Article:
LADY BE GOOD
By Pamela Hamilton
At its core, Pamela Hamilton’s LADY BE GOOD: The Life and Times of Dorothy Hale is a glimpse into the meteoric rise and fall of a dancer-turned-actor whose fame and fortune are all but forgotten. A closer look, however, reveals a timelessly tragic coming-of-age tale of innocence lost, one that feels eerily prescient when measured against the modern trappings of social media-driven fame.
Set in New York nearly a century ago, LADY BE GOOD follows the life and times of Dorothy Hale. From humble beginnings (and against her family’s wishes), Hale danced her way to Broadway, where she worked as a Ziegfeld girl and even shared the stage with Fred Astaire until a devastating injury prematurely ended her career. Undeterred, Hale pivoted to acting, auditioning for (and ultimately landing) a role in big-studio production. When acting didn’t pan out the way she’d hoped, Dorothy turned to a myriad of other pursuits and eventually married a famed painter named Gardner Hale.
In and of itself, Hale’s journey from the convent to the stage is a fascinating tale of an intrepid young woman struggling to defy and redefine the expectations placed upon her by society. Along the way, readers are treated to love, loss, and all the trappings of fame and fortune found (and lost). In many ways, Hale’s story is analogous to New York’s rise and fall from the roaring ‘20s to the Great Depression. Unfortunately, Dorothy Hale’s life is overshadowed by her untimely death. At the young age of thirty-three, following a string of torrid affairs and a pair of failed marriages, Hale found herself on the downside of success. With little more than a pile of debt and failed performances to show for her career, Hale decided to throw herself a ‘final’ party. After a night of rubbing elbows with the trendsetters of the day, Hale returned home and, by all accounts, jumped from her sixteenth-floor apartment to the street below.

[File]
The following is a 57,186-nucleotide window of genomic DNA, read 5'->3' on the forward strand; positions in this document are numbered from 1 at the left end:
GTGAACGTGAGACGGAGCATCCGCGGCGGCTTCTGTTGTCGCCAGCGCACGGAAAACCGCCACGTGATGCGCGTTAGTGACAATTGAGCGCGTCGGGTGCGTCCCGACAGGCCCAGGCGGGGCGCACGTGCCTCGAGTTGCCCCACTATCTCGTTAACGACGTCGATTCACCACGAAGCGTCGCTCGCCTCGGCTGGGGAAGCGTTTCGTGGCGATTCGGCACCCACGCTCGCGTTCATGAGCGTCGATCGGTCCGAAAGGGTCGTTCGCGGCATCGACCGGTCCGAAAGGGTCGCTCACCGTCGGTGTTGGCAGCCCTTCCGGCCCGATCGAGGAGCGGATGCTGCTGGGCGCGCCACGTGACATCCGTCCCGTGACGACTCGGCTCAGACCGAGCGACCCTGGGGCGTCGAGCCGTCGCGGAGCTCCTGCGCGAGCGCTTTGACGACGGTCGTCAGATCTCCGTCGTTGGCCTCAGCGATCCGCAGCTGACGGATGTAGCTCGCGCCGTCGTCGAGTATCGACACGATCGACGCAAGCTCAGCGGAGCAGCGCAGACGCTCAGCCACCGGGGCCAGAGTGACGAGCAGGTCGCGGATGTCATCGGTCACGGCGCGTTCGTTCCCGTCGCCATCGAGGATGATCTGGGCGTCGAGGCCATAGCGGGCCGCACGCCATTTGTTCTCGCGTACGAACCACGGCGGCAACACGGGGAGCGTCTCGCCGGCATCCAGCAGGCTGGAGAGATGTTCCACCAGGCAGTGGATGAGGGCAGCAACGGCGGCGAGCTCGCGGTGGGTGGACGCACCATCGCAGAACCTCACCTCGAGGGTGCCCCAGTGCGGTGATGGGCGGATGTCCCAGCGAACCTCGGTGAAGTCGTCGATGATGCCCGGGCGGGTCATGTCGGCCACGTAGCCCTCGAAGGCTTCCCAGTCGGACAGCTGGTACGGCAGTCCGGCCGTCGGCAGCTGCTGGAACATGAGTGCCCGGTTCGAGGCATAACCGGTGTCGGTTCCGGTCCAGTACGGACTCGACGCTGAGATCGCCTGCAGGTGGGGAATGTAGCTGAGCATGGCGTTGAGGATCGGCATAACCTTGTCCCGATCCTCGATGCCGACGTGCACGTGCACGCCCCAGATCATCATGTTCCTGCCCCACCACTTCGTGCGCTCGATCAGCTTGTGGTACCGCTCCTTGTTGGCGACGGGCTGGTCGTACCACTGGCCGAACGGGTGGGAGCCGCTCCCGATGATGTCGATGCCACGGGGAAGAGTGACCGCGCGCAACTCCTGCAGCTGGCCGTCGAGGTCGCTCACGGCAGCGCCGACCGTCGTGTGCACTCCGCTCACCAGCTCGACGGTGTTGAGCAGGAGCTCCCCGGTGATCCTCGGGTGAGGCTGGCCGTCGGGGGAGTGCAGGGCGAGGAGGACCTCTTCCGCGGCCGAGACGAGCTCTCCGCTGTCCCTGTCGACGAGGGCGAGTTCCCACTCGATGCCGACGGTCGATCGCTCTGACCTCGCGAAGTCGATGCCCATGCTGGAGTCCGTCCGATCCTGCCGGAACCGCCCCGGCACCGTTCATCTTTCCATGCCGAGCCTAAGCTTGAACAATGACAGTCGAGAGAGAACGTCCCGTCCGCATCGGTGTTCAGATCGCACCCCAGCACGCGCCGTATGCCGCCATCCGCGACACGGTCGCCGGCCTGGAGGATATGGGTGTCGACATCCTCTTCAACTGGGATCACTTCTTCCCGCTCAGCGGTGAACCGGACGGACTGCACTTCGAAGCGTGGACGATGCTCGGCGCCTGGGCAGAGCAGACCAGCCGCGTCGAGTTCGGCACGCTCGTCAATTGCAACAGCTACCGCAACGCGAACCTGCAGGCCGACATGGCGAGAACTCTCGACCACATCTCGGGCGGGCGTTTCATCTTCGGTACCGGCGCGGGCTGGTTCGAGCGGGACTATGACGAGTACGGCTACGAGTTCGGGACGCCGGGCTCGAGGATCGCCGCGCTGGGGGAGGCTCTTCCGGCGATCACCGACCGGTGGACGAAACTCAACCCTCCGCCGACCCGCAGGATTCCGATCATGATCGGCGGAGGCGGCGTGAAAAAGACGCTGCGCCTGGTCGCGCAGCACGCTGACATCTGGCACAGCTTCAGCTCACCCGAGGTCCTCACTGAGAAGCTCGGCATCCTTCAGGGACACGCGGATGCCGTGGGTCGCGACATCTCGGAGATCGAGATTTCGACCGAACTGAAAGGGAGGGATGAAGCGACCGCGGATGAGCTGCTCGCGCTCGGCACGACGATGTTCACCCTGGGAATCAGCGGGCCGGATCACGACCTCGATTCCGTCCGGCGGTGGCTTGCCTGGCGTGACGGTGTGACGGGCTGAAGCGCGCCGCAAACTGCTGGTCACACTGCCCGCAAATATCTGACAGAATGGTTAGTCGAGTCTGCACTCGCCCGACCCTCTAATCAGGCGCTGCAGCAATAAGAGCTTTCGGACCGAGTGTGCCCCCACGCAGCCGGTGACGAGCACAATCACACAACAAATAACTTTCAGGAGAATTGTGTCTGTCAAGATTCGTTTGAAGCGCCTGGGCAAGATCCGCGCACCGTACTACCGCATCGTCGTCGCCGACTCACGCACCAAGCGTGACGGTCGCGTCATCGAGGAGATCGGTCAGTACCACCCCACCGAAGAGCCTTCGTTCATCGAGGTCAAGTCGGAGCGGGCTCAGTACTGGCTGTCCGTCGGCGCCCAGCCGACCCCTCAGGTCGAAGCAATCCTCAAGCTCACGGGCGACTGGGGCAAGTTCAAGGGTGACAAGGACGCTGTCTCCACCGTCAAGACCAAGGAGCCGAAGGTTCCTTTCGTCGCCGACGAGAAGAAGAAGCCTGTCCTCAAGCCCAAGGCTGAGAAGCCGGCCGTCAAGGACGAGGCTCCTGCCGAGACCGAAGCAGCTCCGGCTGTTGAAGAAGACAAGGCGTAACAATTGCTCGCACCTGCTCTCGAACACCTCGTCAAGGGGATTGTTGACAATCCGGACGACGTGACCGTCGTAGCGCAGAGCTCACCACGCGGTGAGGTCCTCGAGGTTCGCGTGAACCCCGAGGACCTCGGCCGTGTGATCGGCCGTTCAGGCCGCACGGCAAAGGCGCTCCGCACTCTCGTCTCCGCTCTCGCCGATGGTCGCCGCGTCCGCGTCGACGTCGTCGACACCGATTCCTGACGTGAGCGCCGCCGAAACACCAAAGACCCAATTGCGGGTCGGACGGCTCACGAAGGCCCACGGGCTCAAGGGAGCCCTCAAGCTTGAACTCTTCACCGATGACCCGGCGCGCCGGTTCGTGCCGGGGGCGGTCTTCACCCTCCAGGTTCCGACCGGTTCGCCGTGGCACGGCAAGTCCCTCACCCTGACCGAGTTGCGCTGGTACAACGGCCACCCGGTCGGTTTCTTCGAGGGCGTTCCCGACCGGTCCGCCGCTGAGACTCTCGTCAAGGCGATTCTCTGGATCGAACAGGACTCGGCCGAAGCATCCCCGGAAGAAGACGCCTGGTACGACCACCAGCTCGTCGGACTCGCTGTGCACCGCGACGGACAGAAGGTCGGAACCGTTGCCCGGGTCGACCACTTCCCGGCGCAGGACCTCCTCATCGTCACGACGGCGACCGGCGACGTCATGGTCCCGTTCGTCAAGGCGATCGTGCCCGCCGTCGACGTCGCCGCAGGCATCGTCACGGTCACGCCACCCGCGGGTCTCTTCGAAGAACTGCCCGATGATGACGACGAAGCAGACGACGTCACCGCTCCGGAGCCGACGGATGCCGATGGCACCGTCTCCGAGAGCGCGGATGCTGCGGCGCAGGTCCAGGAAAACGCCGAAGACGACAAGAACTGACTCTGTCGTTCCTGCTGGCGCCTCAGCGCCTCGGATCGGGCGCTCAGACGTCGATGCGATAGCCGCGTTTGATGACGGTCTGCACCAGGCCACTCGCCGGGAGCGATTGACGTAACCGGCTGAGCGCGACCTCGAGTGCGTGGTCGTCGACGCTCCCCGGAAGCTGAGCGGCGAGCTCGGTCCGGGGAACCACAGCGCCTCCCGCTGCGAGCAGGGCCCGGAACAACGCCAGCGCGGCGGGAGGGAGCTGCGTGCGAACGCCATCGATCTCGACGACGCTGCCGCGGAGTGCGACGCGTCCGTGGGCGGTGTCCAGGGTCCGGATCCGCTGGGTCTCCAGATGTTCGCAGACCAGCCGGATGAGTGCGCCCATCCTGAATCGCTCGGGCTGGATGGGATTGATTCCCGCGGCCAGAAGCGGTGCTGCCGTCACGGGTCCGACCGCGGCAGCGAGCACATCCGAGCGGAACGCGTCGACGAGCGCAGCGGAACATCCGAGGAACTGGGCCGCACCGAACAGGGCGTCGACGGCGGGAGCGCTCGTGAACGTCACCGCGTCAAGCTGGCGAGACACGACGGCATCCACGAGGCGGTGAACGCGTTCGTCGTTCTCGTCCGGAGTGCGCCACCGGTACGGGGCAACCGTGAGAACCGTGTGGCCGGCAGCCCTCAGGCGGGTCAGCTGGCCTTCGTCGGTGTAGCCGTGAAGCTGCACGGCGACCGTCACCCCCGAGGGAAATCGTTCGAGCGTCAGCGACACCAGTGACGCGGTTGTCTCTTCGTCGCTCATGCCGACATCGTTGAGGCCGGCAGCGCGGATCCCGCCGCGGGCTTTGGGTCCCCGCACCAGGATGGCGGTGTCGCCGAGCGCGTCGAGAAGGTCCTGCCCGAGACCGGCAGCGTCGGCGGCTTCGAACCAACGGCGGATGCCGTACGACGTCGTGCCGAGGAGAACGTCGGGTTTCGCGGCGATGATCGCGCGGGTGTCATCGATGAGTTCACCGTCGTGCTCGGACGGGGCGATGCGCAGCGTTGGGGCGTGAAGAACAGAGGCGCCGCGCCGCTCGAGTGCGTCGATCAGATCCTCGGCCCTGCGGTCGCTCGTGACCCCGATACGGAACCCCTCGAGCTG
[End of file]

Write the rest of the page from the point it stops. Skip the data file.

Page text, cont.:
Long before she delved into the world of Dorothy Hale, author Pamela Hamilton had already carved out an impressive resume, including a decade-long stint as a producer for NBC. Inspired by the famed painting depicting Hale’s tragic final moments, Hamilton’s inner-journalist immediately spotted contradictions in the story. History records a reckless suicide, but Hamilton prefers to offer an alternative version of events, one that paints a very different picture of Hale while calling into question nearly every aspect of the reported story. As one might expect, Hamilton’s refined prose delivers tight, concise bursts of dialogue and vivid scene-setting. Sure, she may be a debut author, but her years of journalistic experience shine through the pages. Hamilton not only offers a compelling narrative, but she paints an incredibly rich and vibrant picture of New York’s days gone by. To that point, LADY BE GOOD succeeds at blurring the lines between fiction and non-fiction, a testament to Hamilton’s prowess as both an investigator and a storyteller.
A high-society coming-of-age story that proves truth is sometimes stranger than fiction, LADY BE GOOD provides an intoxicating mix of glitz, glamour, love, and betrayal, complete with a heartbreaking ending that lingers long after the final page.
~James Weiskittel for IndieReader
LADY BE GOOD
By Pamela Hamilton
LADY BE GOOD: The Life and Times of Dorothy Hale by Pamela Hamilton is a fictional yet historical account of Ziegfeld Follies’ girl, actress, and socialite Dorothy Hale and her life from the 1920s to her untimely death. Well-researched and descriptively written, the story immerses readers in events of the day via big Hollywood names, politicians, wealthy businessmen, and figures of high society.